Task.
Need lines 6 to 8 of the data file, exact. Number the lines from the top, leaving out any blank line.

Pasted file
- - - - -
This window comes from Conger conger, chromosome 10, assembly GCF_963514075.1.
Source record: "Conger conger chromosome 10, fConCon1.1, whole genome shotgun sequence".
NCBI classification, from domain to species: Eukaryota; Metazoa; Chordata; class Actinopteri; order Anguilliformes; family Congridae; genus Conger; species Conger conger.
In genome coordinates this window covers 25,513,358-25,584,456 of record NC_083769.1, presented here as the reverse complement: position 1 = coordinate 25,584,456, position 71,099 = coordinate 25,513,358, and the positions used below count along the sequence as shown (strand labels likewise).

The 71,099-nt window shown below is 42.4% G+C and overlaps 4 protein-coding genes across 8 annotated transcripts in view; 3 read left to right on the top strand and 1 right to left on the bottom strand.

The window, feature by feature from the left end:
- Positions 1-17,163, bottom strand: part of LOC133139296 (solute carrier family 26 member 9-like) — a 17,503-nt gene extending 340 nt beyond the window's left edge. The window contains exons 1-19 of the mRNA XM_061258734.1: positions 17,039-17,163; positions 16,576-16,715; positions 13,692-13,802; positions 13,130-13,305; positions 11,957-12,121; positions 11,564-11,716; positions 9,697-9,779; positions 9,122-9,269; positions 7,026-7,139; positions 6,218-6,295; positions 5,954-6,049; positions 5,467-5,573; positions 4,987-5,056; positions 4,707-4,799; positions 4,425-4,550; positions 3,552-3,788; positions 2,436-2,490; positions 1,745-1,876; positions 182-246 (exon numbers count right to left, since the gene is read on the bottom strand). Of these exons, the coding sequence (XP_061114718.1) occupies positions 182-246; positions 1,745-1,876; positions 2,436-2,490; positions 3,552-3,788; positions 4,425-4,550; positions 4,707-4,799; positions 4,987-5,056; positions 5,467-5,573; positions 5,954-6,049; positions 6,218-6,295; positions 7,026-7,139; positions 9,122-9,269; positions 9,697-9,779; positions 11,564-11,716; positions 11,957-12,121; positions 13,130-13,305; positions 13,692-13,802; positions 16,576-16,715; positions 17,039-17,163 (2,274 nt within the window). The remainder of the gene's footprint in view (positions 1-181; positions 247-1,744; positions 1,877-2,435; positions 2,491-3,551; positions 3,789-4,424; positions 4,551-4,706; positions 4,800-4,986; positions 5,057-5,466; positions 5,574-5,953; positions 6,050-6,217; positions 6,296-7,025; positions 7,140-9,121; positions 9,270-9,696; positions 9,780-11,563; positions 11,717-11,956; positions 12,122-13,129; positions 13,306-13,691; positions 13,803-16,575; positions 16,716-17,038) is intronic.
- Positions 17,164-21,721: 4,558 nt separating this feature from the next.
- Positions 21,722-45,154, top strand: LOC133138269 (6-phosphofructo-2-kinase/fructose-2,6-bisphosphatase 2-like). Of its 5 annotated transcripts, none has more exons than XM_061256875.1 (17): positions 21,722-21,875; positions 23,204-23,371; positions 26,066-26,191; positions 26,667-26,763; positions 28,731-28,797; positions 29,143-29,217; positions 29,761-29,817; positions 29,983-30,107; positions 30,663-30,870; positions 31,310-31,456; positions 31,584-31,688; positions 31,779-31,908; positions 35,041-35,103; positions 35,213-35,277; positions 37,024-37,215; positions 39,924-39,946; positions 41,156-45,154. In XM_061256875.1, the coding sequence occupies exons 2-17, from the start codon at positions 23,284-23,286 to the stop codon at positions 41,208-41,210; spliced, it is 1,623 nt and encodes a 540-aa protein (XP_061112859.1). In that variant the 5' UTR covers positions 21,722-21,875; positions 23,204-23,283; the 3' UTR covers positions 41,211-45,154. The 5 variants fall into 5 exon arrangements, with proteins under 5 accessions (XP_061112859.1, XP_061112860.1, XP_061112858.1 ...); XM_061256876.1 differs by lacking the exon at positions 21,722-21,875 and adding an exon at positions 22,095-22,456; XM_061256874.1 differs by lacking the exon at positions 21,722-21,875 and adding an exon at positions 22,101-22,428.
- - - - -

The window, feature by feature from the left end:
- Positions 1-17,163, bottom strand: part of LOC133139296 (solute carrier family 26 member 9-like) — a 17,503-nt gene extending 340 nt beyond the window's left edge. The window contains exons 1-19 of the mRNA XM_061258734.1: positions 17,039-17,163; positions 16,576-16,715; positions 13,692-13,802; positions 13,130-13,305; positions 11,957-12,121; positions 11,564-11,716; positions 9,697-9,779; positions 9,122-9,269; positions 7,026-7,139; positions 6,218-6,295; positions 5,954-6,049; positions 5,467-5,573; positions 4,987-5,056; positions 4,707-4,799; positions 4,425-4,550; positions 3,552-3,788; positions 2,436-2,490; positions 1,745-1,876; positions 182-246 (exon numbers count right to left, since the gene is read on the bottom strand). Of these exons, the coding sequence (XP_061114718.1) occupies positions 182-246; positions 1,745-1,876; positions 2,436-2,490; positions 3,552-3,788; positions 4,425-4,550; positions 4,707-4,799; positions 4,987-5,056; positions 5,467-5,573; positions 5,954-6,049; positions 6,218-6,295; positions 7,026-7,139; positions 9,122-9,269; positions 9,697-9,779; positions 11,564-11,716; positions 11,957-12,121; positions 13,130-13,305; positions 13,692-13,802; positions 16,576-16,715; positions 17,039-17,163 (2,274 nt within the window). The remainder of the gene's footprint in view (positions 1-181; positions 247-1,744; positions 1,877-2,435; positions 2,491-3,551; positions 3,789-4,424; positions 4,551-4,706; positions 4,800-4,986; positions 5,057-5,466; positions 5,574-5,953; positions 6,050-6,217; positions 6,296-7,025; positions 7,140-9,121; positions 9,270-9,696; positions 9,780-11,563; positions 11,717-11,956; positions 12,122-13,129; positions 13,306-13,691; positions 13,803-16,575; positions 16,716-17,038) is intronic.
- Positions 17,164-21,721: 4,558 nt separating this feature from the next.